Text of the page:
Tuberculosis killed nearly 10,000 people in Afghanistan last year, three times more than the COVID-19 fatalities, the top health official said on Wednesday.
Addressing a conference in the capital Kabul, Minister of Public Health Wahid Majrooh said that almost 50,000 people had tuberculosis in 2020 and 9,800 patients lost their lives to the disease.
“The World Health Organization estimates that 73,000 Afghans were infected with tuberculosis in Afghanistan last year. But our health system has been able to identify only about 50,000 due to the limitations created by the coronavirus outbreak. About 20% of these victims were children,” said Majrooh.
The health official said the COVID-19 pandemic negatively affected efforts to prevent the spread of tuberculosis in Afghanistan, and many tuberculosis patients in the country could not be diagnosed and treated.
Most of the tuberculosis patients, Majrooh said, are women due to inadequate nutrition, low body immunity, and their lifestyle particularly in rural parts of the country.
Hajiani Samia, a 63-year-old tuberculosis patient in Kabul, told Anadolu Agency that she completed twice the nerve-wracking six-month course of a combination of antibiotics, but still continues to suffer from the disease.
“Perhaps, I missed the dose someday, that is why I still have the symptoms of the disease and continue to struggle with my breathing,” she said, adding the persistent use of antibiotics has severely affected her stomach.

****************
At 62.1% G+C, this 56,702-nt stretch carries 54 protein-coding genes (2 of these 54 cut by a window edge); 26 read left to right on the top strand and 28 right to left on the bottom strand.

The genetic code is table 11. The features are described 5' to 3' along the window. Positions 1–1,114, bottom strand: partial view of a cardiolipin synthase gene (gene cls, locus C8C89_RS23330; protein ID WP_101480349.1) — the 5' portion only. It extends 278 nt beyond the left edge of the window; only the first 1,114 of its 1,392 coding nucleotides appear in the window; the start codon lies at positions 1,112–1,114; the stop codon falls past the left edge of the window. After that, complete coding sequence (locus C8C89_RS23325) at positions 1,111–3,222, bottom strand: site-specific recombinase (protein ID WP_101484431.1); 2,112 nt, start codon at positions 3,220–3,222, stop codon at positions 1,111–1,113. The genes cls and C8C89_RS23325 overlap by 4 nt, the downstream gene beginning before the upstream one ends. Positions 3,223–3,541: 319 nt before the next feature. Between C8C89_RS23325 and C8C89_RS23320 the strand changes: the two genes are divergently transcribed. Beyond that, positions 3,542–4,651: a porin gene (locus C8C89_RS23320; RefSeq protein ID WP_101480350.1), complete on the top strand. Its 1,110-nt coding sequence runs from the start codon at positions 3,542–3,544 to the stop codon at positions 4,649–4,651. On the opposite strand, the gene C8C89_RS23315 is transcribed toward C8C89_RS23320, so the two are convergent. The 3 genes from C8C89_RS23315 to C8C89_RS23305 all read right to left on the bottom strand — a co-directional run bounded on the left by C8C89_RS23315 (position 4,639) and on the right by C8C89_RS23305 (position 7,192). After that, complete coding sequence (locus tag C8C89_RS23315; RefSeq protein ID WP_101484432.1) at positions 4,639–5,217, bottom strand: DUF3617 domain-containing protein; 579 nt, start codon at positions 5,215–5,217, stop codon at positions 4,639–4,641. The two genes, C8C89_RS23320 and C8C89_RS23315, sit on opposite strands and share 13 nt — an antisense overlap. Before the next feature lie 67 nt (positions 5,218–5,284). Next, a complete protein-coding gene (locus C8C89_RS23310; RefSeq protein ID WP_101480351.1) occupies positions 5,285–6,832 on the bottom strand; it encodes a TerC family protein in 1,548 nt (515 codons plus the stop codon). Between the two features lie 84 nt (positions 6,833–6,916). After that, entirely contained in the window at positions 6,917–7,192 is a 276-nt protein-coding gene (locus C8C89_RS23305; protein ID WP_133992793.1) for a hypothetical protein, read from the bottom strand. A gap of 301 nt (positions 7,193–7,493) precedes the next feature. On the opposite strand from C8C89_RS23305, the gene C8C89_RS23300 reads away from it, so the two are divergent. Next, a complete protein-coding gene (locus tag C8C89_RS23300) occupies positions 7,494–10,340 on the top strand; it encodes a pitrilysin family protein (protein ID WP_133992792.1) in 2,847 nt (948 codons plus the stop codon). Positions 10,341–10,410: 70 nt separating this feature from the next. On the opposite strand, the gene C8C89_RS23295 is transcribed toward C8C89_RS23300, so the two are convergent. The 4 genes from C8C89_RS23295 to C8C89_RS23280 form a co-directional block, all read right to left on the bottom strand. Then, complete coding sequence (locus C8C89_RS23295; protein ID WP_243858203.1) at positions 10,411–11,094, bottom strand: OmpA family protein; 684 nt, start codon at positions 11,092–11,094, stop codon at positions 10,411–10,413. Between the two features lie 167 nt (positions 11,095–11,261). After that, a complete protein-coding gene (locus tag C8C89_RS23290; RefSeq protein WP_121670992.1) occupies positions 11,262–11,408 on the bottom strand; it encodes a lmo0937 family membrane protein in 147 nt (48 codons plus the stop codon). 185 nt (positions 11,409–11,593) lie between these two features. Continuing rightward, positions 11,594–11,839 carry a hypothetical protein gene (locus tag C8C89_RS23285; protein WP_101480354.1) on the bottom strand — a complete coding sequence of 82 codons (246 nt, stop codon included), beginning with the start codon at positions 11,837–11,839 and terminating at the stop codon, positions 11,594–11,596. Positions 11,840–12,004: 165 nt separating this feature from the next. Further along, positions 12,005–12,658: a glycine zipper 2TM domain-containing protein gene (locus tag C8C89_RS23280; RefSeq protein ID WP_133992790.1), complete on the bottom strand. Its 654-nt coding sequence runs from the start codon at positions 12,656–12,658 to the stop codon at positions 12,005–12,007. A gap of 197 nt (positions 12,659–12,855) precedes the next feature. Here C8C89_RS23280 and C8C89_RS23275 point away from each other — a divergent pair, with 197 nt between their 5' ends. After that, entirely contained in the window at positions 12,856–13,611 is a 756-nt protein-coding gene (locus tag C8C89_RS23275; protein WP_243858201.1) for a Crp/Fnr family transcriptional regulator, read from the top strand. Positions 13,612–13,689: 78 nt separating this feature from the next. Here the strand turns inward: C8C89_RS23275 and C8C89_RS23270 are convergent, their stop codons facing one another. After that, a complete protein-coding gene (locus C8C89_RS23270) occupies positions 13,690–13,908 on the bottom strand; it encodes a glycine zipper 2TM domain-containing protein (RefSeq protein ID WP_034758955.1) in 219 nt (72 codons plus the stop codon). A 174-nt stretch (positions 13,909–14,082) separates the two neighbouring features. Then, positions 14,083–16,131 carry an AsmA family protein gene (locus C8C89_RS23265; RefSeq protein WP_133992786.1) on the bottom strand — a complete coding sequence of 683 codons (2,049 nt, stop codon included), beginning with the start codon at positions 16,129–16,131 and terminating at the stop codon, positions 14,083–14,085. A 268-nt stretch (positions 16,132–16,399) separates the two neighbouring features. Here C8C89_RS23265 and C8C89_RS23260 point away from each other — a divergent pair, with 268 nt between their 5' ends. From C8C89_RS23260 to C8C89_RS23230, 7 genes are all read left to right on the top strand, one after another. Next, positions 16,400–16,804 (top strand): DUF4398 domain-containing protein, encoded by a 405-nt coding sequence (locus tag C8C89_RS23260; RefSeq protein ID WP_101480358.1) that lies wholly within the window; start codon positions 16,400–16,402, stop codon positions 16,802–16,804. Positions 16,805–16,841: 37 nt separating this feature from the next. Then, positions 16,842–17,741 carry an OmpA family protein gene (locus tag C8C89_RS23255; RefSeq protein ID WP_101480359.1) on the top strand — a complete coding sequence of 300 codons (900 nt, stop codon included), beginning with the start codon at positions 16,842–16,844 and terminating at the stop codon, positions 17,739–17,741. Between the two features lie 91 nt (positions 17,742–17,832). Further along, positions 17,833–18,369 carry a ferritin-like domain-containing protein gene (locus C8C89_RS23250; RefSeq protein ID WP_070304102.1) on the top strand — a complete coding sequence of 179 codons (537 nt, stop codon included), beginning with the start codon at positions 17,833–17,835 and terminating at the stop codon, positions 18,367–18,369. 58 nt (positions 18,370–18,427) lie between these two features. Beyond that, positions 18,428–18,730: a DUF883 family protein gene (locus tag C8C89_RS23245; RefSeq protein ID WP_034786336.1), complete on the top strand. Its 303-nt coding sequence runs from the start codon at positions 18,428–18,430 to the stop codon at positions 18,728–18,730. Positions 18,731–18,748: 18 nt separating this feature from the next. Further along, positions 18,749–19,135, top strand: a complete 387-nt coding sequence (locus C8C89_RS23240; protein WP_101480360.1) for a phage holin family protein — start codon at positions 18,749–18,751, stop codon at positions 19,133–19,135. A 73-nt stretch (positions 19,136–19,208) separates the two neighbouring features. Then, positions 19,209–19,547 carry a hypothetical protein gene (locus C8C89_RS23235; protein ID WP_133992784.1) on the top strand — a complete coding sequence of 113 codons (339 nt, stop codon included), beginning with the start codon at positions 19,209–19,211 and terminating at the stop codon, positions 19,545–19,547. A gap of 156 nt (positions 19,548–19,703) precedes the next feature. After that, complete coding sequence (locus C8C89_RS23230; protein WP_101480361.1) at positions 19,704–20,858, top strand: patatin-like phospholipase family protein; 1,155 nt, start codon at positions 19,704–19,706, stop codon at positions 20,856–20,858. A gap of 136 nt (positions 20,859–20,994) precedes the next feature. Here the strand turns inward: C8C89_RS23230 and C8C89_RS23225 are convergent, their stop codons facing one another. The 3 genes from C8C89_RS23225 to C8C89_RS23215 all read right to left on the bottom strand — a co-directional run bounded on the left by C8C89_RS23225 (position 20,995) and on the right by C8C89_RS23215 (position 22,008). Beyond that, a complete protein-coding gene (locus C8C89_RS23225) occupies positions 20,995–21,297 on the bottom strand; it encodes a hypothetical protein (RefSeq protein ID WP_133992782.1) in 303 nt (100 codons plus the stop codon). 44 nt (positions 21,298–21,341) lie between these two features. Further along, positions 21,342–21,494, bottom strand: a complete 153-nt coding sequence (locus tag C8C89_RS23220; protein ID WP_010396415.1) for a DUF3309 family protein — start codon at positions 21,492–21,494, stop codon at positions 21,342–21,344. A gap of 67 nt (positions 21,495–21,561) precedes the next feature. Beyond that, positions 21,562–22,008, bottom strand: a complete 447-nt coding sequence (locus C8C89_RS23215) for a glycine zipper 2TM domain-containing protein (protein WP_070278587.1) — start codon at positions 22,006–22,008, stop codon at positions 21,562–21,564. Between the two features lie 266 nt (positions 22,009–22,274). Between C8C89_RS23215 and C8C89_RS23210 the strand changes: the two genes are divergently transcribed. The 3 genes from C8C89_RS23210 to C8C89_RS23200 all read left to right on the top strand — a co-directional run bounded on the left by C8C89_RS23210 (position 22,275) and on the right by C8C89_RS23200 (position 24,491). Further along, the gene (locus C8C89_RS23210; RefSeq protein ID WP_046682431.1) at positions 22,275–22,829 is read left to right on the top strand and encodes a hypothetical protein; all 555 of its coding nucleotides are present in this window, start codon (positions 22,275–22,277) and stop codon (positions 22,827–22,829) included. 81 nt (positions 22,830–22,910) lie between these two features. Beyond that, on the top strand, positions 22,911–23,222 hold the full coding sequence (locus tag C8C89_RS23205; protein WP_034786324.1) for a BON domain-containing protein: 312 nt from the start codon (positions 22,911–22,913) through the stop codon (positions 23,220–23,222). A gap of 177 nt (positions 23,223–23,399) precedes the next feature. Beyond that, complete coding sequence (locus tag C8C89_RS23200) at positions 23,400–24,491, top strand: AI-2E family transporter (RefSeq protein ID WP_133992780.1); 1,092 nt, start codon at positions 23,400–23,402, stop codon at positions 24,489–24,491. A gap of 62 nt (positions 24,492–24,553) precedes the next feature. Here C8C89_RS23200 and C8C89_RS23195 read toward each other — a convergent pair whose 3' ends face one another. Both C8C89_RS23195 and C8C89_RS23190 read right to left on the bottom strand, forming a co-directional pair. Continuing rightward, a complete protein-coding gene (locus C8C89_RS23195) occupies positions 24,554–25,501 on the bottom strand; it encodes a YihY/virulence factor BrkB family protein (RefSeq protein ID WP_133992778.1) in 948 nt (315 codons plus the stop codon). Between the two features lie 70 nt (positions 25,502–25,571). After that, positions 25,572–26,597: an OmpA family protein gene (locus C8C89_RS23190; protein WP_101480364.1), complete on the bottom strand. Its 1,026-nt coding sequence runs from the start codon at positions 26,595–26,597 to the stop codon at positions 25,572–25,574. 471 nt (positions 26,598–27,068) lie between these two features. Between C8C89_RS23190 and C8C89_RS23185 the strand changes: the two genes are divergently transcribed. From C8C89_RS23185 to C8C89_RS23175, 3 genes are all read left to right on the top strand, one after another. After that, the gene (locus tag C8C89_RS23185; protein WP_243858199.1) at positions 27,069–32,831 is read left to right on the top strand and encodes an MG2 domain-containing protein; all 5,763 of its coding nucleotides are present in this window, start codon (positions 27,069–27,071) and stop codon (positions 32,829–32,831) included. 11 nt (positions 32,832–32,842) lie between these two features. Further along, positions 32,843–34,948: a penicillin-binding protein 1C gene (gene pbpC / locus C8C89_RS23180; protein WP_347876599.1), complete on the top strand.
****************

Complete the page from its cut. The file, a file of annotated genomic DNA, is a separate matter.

According to health officials in Afghanistan, the pandemic left tuberculosis patients marginalized and reduced their access to health care.
The latest figures by the Health Ministry confirmed 50 new positive cases of COVID-19 and one death on Wednesday. It raised the confirmed cases to 56,226 and the deaths to 2,467.
According to Sima Samar, head of Afghanistan’s Tuberculosis Control Board, the donor community should not forget that numerous needy people are suffering from the disease, and need urgent attention, care, and support.
The WHO believes cultural barriers and stigma around tuberculosis as well as the deteriorating security situation continue to pose grim challenges in curtailing this deadly disease in Afghanistan.
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